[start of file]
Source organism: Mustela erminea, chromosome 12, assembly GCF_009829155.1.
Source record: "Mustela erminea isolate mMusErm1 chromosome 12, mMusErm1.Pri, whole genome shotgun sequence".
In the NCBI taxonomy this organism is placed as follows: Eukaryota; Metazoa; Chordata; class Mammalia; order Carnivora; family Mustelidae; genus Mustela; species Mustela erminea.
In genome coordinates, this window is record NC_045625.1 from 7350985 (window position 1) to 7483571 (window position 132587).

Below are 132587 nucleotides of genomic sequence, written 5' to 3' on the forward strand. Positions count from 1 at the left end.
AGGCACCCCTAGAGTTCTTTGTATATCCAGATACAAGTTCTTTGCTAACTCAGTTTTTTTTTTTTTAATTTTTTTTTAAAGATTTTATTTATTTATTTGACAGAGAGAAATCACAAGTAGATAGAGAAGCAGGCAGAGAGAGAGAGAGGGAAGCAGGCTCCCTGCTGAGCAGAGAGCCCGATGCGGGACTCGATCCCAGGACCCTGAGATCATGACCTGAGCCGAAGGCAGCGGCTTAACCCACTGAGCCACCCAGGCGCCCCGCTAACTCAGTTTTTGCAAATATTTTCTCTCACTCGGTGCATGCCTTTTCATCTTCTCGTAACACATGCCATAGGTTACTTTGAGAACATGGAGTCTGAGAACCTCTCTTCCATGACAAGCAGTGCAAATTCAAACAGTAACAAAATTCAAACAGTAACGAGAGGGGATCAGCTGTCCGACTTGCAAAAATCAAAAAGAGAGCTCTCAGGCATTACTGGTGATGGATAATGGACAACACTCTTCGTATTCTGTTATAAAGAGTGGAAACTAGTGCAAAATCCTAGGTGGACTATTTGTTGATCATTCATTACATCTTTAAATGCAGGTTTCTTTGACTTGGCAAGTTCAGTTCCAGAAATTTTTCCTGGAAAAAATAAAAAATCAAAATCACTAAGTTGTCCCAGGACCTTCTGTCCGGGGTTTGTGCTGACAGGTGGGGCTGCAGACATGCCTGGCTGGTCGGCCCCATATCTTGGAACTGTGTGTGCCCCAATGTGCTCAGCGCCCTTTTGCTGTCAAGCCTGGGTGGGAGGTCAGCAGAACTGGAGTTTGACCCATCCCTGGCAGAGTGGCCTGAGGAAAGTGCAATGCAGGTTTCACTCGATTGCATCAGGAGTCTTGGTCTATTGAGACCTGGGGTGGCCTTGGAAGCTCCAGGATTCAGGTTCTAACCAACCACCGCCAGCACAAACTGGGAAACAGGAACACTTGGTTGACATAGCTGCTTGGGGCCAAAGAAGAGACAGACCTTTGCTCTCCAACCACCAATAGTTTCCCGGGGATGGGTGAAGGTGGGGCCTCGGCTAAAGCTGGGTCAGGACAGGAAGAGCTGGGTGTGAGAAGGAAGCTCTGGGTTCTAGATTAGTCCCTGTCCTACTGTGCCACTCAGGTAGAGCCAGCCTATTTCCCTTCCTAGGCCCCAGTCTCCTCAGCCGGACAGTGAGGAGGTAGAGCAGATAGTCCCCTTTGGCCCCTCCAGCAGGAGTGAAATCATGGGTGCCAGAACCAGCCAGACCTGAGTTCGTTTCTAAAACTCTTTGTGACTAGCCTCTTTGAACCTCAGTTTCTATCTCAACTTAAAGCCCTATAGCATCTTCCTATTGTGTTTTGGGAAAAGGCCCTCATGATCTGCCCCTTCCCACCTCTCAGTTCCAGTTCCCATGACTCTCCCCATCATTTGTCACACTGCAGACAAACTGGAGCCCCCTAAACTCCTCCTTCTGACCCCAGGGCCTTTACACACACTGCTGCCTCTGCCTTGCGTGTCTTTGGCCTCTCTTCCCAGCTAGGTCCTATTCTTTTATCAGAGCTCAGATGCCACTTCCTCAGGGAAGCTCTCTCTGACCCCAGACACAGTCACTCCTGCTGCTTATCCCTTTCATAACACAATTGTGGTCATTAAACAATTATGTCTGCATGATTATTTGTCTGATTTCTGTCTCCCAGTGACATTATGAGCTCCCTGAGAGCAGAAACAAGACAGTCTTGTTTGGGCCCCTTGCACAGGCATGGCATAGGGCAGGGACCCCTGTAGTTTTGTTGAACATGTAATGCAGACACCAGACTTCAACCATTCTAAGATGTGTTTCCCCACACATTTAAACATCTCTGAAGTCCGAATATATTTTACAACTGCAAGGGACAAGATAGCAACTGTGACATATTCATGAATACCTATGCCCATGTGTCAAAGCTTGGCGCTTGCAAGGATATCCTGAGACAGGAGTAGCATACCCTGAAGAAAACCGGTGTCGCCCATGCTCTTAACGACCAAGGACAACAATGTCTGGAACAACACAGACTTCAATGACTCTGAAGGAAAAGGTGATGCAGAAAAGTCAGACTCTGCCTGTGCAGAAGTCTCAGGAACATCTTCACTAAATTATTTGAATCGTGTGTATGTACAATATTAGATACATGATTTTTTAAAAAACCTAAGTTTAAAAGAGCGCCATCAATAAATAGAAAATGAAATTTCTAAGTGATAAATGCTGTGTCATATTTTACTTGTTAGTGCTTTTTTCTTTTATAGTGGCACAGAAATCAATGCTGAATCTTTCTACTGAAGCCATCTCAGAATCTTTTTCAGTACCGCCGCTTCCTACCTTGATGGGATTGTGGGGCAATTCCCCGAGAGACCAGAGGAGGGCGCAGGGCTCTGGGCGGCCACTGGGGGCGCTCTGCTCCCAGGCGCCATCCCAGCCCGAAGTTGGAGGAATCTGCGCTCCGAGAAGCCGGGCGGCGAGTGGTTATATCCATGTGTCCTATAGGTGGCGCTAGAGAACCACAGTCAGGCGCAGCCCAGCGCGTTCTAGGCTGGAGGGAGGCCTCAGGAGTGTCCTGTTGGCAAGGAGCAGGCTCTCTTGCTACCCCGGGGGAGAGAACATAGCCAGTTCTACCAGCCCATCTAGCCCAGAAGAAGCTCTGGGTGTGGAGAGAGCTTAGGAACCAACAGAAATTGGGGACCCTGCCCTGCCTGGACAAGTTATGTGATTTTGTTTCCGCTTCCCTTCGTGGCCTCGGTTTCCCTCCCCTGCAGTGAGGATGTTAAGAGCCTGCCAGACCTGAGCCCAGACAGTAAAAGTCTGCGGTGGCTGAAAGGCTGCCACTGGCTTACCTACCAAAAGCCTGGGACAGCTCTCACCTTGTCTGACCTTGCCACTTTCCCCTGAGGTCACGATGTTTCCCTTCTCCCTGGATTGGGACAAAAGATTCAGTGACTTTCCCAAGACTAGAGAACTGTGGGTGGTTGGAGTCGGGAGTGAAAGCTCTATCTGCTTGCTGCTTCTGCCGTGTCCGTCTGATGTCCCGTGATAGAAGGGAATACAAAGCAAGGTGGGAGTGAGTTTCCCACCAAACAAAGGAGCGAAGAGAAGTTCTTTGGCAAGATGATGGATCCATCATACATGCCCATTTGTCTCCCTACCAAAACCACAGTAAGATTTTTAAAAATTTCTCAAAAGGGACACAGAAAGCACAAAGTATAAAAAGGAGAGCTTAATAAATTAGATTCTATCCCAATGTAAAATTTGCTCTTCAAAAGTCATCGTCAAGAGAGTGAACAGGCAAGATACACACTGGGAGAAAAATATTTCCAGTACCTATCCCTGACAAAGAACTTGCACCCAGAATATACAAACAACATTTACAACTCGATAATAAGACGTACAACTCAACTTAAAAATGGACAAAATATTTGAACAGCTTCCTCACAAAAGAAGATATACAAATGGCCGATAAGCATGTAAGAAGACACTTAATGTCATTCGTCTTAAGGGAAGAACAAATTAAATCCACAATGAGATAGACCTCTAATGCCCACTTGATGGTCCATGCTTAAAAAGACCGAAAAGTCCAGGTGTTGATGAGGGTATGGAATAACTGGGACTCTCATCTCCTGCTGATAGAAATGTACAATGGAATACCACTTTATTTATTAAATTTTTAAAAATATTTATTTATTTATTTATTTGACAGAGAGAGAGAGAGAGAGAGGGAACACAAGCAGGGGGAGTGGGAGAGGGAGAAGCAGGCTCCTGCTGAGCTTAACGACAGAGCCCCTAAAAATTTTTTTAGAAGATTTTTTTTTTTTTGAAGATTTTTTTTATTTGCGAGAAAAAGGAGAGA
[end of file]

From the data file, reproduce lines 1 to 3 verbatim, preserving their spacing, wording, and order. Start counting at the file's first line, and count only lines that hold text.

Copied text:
Source organism: Mustela erminea, chromosome 12, assembly GCF_009829155.1.
Source record: "Mustela erminea isolate mMusErm1 chromosome 12, mMusErm1.Pri, whole genome shotgun sequence".
In the NCBI taxonomy this organism is placed as follows: Eukaryota; Metazoa; Chordata; class Mammalia; order Carnivora; family Mustelidae; genus Mustela; species Mustela erminea.